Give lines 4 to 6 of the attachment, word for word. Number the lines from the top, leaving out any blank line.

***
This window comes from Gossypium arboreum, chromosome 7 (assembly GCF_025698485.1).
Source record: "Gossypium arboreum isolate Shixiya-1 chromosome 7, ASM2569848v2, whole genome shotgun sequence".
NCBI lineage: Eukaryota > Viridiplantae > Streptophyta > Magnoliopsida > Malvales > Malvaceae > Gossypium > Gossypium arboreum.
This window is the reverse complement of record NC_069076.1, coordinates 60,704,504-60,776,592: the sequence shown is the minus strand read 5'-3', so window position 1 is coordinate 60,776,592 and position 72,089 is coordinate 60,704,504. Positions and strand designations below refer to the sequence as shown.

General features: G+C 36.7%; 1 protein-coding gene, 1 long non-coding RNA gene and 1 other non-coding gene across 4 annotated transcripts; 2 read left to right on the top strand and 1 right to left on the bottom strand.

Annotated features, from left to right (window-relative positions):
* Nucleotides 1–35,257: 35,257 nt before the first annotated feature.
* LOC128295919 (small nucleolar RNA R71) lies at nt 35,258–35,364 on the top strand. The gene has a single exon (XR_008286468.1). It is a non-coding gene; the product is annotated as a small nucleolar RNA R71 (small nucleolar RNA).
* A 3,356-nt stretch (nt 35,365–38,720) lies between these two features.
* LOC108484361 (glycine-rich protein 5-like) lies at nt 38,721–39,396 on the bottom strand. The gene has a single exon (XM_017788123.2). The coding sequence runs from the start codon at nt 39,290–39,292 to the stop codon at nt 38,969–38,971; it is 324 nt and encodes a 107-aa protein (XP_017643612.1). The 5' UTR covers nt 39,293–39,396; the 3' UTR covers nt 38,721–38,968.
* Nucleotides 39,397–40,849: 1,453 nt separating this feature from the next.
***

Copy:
This window is the reverse complement of record NC_069076.1, coordinates 60,704,504-60,776,592: the sequence shown is the minus strand read 5'-3', so window position 1 is coordinate 60,776,592 and position 72,089 is coordinate 60,704,504. Positions and strand designations below refer to the sequence as shown.

General features: G+C 36.7%; 1 protein-coding gene, 1 long non-coding RNA gene and 1 other non-coding gene across 4 annotated transcripts; 2 read left to right on the top strand and 1 right to left on the bottom strand.

Annotated features, from left to right (window-relative positions):